The processing sequence (sequence 2) is where all of the data acquisition and processing happens. It is both the most complex frame, and the most important for understanding how the code works. In this frame, there are two while loops, one nested inside the other. The inner while loop runs an iteration every time the digitizer's trigger condition is met, and the trigger count increases by one each time. This is where the record from each trigger is analyzed for number of pulses, and pulse information is stored if it meets the pass requirements. The outer while loop is for progressively saving data to the local file, at user specified time intervals. "Trigger Count", "Output Count", and "Number of Saves" are all initialized as 0 before the start of the outer while loop, and passed through both while loops using shift registers

Timing Coordination

The following is the timing coordination of this frame:  

  • Before the outer while loop runs, call Get Date/Time In Seconds Function, which gets the current time. This is the experiment start time
  • When the outer while loop runs, call Get Date/Time In Seconds Function again. This is the inner loop start time
  • When the inner while loop runs, call Get Date/Time In Seconds Function again. This is the current time.
  • Inside the inner loop, subtract inner loop start time from current time. If it is less than the "Save After" time, end inner while loop (and increase "Number of Saves" by one). 
  • When the inner while loop ends, the outer while loop will run the next iteration. This will update the inner loop start time.
  • Also inside the inner loop, subtract the experiment start time from current time. If it is less than the "Experiment Duration" time, then both loops end.


Data Acquisition and Processing (Inner While Loop)

The inner while loop of the processing frame has the niScope Read vi (which was already configured in the initialization frame by Configure Each time niScope Read runs, it waits for the digitizer to be triggered. If the digitizer times out before acquiring a record, a dialog box appears telling you to check the signal, and all execution is stopped. The digitizer will not return a record if the trigger level is not met.  If the digitizer is triggered, niScope Read outputs one "record" of set length (see Initialization Frame section). The output that we use from this vi is a cluster of "waveforms".  A "waveform" itself is a cluster that contains the start time of the record relative to the trigger (double, but this will be unused anyway), the timing increment between two samples (double), and the signal, an array of evenly spaced voltage samples (double array). Since we use two channels, the output of niScope Read vi, is a cluster of clusters: cluster 0 is the "waveform" of channel 0, and cluster 1 is the "waveform" of channel 1. If the digitizer is triggered and there is an output, the waveform cluster is first separated into the waveform from each channel, and each channel's waveform is processed in parallel. This is how they are processed:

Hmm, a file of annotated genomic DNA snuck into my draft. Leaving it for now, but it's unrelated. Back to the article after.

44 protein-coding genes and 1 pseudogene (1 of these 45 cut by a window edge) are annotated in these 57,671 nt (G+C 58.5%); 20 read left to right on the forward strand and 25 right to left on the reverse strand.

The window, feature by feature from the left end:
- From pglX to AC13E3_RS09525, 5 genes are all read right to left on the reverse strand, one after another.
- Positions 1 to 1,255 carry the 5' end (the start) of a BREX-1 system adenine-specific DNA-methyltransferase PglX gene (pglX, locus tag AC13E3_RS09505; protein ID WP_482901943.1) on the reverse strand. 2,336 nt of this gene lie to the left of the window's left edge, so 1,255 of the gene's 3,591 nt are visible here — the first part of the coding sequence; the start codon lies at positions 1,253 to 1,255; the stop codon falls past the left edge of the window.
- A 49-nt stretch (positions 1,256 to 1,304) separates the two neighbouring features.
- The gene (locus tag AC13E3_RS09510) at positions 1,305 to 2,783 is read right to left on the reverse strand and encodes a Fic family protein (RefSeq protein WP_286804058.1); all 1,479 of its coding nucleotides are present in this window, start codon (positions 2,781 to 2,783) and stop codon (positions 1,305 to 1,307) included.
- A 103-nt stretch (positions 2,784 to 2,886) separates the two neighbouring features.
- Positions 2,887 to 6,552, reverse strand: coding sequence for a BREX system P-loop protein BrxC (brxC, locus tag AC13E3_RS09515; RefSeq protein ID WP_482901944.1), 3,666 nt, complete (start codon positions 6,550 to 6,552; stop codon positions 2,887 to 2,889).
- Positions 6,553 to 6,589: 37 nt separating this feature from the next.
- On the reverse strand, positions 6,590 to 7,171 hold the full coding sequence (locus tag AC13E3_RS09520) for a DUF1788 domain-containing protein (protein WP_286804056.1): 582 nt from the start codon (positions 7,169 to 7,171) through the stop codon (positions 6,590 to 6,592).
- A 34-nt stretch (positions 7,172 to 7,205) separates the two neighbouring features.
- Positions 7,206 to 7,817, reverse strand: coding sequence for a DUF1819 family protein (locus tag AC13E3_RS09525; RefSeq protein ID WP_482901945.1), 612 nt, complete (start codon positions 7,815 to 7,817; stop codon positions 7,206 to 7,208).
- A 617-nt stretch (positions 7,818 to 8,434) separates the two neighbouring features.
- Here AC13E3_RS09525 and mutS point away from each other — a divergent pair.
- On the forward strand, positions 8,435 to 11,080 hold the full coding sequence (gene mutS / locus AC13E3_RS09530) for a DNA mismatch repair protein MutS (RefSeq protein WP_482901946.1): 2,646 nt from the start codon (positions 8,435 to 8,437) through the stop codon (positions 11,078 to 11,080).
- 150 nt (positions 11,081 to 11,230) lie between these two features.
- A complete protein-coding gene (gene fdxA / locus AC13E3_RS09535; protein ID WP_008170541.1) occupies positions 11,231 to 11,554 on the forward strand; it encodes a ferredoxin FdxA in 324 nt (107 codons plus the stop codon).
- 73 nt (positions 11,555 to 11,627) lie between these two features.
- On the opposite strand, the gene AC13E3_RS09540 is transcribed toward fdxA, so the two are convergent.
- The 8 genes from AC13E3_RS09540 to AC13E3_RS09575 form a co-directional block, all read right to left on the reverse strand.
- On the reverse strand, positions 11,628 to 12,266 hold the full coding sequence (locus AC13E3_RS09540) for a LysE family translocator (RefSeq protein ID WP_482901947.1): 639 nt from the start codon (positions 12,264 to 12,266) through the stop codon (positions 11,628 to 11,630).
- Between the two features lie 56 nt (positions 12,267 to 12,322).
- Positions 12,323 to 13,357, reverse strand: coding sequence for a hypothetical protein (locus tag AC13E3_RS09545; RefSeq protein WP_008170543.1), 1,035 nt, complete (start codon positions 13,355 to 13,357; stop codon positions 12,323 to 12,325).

• First, the signal of each record is multiplied by -1 if the channel polarity is negative (handled by a case structure)
  • The polarity-corrected signal is then is sent to Subtract
  • ​The signal is then sent both to Threshold (and to Collect Relevant Data, but this requires more inputs, so I'll get to that a bit later)
    • This returns the "beginning indices" of all peaks in the record
  • After Threshold, beginning indices of peaks within the pulse 2 delay of the first peak are removed by Find Relevant Thus it contains only the beginning indices of peaks that match all the pass conditions (above threshold, after pulse 2 delay, within record length/range). Note that the "first peak index" comes from the channel that the digitizer triggers on
  • The output of Find Relevant Data (double array of relevant indices) is used in two ways: it is sent to Collect Relevant, and its length of the array is compared to the number of pulses desired in each channel
    • Collect Relevant Data determines the timing, width, and amplitude of each peak. It outputs the 6 element array for each channel which will be combined to form the data entry that may or may not be appended to the main data array, which will be written to file
    • The length of Find Relevant Data's output will be used to determine whether or not data will be appended to the main data array.  

After combining the Collect Relevant Data outputs from each channel into a 12 element array, the appending to data array and output counting are controlled by a case structure. If length of Find Relevant Data output is equal to the desired number of pulses in each channel, then the true case of the case structure executes. In the true case, the output count is increased by one, the time interval between the two pulses is calculated and added to the live histogram by Fill, and the 12 element array is appended to the inner loop's main data array. This array is initialized as an empty array before the inner while loop starts, and is passed between iterations with a shift register. When the inner loop finishes, this main data array is appended to the local data file. In the false case, the output count, histogram, and main data array are unchanged. Outside of the case structure (so either way) the trigger count is increased by one. 

Saving to Local File (Outer While Loop)

Outside the inner while loop, main data array (built of the 12 element entries) is converted into a spreadsheet stringOpen/Create/Replace File function opens the raw data file on the local hard disk and appends the spreadsheet string to the end of the raw data file. It is then appended to the file. Appending to the file is accomplished by getting the file position and passing it through the outer while loop iterations using a shift register. Then, before writing to file, the file position is set at the end. Then the spreadsheet string is written to the file by the Write to Binary File function. 

Outside the outer while loop, the header string is added to the local file. When the outer loop terminates, the local file is complete, and then the local file is copied to the network location specified when the program was initiated.

Muon Detection Program Flow Chart



Muon Detection Block Diagram

Click here to see the Start Frame

Click here to see the Initialization Frame

Click here to see the Processing Frame



Muon Lifetime (old)

= To use the Muon programs Description of Muon Programs and Setup Muon_Program_Description